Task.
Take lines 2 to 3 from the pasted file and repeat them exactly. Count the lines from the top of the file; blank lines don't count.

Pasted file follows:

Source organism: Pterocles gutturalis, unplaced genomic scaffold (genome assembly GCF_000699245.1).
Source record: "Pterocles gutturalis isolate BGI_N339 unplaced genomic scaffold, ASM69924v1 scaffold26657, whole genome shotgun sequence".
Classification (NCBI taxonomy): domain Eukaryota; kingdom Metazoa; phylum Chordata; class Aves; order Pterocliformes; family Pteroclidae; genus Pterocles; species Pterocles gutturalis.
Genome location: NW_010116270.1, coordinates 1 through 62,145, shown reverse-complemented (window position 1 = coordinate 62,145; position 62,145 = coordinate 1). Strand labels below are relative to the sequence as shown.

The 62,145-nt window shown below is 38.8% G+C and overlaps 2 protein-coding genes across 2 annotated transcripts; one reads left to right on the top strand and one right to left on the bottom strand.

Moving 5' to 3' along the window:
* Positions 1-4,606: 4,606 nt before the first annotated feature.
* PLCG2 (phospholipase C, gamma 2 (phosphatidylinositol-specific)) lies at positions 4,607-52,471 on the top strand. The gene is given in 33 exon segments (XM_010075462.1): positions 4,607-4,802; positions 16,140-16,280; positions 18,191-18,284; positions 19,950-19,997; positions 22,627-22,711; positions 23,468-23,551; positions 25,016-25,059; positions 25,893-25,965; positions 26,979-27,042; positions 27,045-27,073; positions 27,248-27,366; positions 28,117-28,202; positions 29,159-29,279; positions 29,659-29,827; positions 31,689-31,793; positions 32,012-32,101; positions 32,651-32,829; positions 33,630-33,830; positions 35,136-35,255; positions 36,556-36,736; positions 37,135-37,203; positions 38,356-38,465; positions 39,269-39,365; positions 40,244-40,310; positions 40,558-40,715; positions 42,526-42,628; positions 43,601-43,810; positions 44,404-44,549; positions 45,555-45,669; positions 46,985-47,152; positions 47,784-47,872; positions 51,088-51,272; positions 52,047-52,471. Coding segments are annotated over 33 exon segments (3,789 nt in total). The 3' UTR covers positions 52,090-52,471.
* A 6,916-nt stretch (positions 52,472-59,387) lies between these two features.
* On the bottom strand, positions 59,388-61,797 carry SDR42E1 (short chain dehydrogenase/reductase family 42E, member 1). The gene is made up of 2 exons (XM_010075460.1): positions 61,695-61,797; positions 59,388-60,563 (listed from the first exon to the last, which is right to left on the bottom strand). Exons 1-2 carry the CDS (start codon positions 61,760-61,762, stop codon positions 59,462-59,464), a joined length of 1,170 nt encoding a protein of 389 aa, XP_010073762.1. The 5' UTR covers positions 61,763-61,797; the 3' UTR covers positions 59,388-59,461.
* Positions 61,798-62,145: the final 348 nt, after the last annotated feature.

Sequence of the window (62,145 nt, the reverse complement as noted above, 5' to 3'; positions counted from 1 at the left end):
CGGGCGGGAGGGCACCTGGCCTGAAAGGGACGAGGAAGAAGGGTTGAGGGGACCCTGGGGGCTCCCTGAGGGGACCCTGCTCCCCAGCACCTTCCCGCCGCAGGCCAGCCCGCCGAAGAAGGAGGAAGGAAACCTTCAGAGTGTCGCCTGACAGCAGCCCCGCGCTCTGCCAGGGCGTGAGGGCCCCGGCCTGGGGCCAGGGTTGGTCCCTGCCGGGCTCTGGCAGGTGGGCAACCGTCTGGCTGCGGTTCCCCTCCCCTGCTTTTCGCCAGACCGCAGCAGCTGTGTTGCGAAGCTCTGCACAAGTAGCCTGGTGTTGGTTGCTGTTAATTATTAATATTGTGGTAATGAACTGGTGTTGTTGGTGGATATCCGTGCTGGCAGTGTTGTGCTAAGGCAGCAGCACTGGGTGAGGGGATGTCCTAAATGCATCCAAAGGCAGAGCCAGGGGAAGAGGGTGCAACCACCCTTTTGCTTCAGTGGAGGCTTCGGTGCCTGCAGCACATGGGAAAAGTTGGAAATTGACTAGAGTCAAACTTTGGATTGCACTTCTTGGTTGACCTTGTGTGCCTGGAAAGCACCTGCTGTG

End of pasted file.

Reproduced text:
Source record: "Pterocles gutturalis isolate BGI_N339 unplaced genomic scaffold, ASM69924v1 scaffold26657, whole genome shotgun sequence".
Classification (NCBI taxonomy): domain Eukaryota; kingdom Metazoa; phylum Chordata; class Aves; order Pterocliformes; family Pteroclidae; genus Pterocles; species Pterocles gutturalis.